Event Title

Nonstandard Finite Difference Schemes for a Nonlinear World

Location

Peter Engel Science Center, Saint John's University

Start Date

13-4-2019 10:30 AM

End Date

13-4-2019 11:30 AM

Description

Many real-world phenomena tend to be modeled via nonlinear models. In the late 1980's, Ronald Mickens of Clark Atlanta University introduced the concept of a nonstandard finite difference scheme (NSFD) as a methodology which would best approximate solutions to systems of nonlinear differential equations. This talk will show how to construct NSFD schemes for various nonlinear models, including the models for the spread of a disease models and the models for the infamous Tacoma Narrows Bridge.

Speaker biography:

Dr. Talitha Washington is an Associate Professor of Mathematics at Howard University. She attended Spelman College (BSc), and the University of Connecticut (MSc,PhD). She was a VIGRE post-doctoral research associate at Duke University, and held assistant professorships at The College of New Rochelle and University of Evansville. She is currently interested in the applications of differential equations to problems in biology and engineering, as well as the development of nonstandard finite difference schemes to numerically solve dynamical systems.

Dr. Washington is also interested in education policy, especially advocating best practices for underrepresented students in STEM. She has been awarded a prestigious appointment by the NSF as the Division of Undergraduate Education Program Director for the Improving Undergraduate STEM Education program. She received the 2019 BEYA STEM Innovator Award at the Black Engineer of the Year Awards Conference.

She serves on the Council of the American Mathematical Society and has previously served on the Executive Committee of the Association for Women in Mathematics. She is active in programs led by the Society for the Advancement of Chicanos/Hispanics and Native Americans in Science, Enhancing Diversity in Graduate Education, and Mathematical Biosciences Institute Research Experiences for Undergraduates. Dr. Washington has also taken up the cause of sharing the story of the previously unheralded, but vastly important, history of the first Black person to earn a PhD in mathematics (1925), Dr. Elbert Frank Cox. Her work has been shared on radio and television, often showing his mathematics that appears in the film Hidden Figures. Dr. Washington continues to be a motivational speaker who enjoys sharing her expertise on STEM diversity and applied mathematics to all audiences.

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Apr 13th, 10:30 AM Apr 13th, 11:30 AM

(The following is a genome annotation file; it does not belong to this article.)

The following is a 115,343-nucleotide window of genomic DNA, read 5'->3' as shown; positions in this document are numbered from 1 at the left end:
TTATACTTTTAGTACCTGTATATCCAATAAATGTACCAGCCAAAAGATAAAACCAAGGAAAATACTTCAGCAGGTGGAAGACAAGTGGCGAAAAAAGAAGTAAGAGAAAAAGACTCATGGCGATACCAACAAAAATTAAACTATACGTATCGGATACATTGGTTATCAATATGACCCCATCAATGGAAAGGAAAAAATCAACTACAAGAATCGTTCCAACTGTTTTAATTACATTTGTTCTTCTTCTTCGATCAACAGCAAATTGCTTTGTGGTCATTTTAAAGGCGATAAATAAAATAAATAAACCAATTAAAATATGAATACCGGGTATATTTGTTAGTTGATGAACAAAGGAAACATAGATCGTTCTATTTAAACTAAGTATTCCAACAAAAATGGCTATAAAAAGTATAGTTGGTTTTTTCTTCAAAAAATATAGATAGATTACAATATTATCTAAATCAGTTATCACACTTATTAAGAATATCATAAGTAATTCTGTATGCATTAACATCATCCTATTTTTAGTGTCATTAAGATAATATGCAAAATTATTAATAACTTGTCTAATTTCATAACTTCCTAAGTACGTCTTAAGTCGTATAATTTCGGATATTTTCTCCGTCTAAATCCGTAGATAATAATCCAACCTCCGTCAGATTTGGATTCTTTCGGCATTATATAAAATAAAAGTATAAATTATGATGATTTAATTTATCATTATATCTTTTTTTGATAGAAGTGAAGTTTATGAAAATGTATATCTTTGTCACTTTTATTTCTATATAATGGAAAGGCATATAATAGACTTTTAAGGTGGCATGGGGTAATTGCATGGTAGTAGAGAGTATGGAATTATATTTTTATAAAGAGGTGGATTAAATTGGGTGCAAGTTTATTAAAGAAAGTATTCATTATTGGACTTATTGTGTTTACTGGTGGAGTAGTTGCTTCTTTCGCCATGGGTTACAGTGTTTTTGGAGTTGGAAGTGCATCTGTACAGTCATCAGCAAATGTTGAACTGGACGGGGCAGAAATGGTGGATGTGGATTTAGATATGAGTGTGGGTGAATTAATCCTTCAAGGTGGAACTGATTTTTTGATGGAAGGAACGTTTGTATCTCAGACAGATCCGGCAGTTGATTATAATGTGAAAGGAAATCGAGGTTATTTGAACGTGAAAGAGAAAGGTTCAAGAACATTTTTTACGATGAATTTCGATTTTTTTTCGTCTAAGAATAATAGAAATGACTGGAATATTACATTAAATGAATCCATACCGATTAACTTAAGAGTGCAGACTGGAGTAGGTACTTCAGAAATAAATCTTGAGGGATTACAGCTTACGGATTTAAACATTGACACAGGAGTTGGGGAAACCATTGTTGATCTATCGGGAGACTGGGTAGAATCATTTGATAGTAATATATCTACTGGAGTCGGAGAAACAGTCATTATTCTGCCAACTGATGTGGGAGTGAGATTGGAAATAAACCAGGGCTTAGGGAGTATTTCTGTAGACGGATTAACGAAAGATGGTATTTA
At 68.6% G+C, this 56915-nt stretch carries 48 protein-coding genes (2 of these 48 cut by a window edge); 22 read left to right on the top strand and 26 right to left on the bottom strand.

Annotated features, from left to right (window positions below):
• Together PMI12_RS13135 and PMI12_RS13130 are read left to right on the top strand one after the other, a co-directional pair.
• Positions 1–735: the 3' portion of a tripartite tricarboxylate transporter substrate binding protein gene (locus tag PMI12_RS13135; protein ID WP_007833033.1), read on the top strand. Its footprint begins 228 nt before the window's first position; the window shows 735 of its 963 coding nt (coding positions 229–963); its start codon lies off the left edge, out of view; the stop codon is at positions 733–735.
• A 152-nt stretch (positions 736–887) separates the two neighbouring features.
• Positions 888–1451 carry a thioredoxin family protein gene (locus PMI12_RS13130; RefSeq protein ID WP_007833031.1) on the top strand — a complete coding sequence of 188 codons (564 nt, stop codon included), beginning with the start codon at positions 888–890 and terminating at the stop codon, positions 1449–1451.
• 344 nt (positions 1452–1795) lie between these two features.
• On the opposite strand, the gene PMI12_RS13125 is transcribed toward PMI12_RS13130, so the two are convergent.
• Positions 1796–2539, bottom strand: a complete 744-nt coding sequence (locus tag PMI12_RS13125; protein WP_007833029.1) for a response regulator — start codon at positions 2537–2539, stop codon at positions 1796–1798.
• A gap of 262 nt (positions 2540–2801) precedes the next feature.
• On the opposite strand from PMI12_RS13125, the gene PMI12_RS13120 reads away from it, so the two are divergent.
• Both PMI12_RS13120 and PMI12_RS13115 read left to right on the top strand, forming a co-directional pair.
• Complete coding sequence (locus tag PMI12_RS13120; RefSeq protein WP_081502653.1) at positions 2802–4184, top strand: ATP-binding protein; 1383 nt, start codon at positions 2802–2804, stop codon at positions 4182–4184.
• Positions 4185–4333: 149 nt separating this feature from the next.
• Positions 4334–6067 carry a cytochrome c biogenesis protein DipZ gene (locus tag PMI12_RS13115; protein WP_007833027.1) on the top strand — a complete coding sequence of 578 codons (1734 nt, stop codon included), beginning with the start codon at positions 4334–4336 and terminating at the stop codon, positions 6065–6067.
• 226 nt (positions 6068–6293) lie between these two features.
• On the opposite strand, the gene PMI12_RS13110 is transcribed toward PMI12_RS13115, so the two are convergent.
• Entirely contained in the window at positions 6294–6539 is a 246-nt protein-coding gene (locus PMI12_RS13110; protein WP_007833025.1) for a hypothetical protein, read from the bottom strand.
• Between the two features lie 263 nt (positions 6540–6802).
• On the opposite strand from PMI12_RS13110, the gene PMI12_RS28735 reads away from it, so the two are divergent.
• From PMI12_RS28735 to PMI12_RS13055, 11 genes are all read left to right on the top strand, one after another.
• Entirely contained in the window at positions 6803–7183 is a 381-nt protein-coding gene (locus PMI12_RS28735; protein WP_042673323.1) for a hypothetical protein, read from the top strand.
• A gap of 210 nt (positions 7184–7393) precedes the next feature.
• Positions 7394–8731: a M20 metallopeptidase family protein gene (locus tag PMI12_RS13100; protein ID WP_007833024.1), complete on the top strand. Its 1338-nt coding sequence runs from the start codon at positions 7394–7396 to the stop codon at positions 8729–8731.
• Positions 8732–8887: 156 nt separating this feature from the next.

Nonstandard Finite Difference Schemes for a Nonlinear World

Peter Engel Science Center, Saint John's University

Many real-world phenomena tend to be modeled via nonlinear models. In the late 1980's, Ronald Mickens of Clark Atlanta University introduced the concept of a nonstandard finite difference scheme (NSFD) as a methodology which would best approximate solutions to systems of nonlinear differential equations. This talk will show how to construct NSFD schemes for various nonlinear models, including the models for the spread of a disease models and the models for the infamous Tacoma Narrows Bridge.

Speaker biography:

Dr. Talitha Washington is an Associate Professor of Mathematics at Howard University. She attended Spelman College (BSc), and the University of Connecticut (MSc,PhD). She was a VIGRE post-doctoral research associate at Duke University, and held assistant professorships at The College of New Rochelle and University of Evansville. She is currently interested in the applications of differential equations to problems in biology and engineering, as well as the development of nonstandard finite difference schemes to numerically solve dynamical systems.

Dr. Washington is also interested in education policy, especially advocating best practices for underrepresented students in STEM. She has been awarded a prestigious appointment by the NSF as the Division of Undergraduate Education Program Director for the Improving Undergraduate STEM Education program. She received the 2019 BEYA STEM Innovator Award at the Black Engineer of the Year Awards Conference.

She serves on the Council of the American Mathematical Society and has previously served on the Executive Committee of the Association for Women in Mathematics. She is active in programs led by the Society for the Advancement of Chicanos/Hispanics and Native Americans in Science, Enhancing Diversity in Graduate Education, and Mathematical Biosciences Institute Research Experiences for Undergraduates. Dr. Washington has also taken up the cause of sharing the story of the previously unheralded, but vastly important, history of the first Black person to earn a PhD in mathematics (1925), Dr. Elbert Frank Cox. Her work has been shared on radio and television, often showing his mathematics that appears in the film Hidden Figures. Dr. Washington continues to be a motivational speaker who enjoys sharing her expertise on STEM diversity and applied mathematics to all audiences.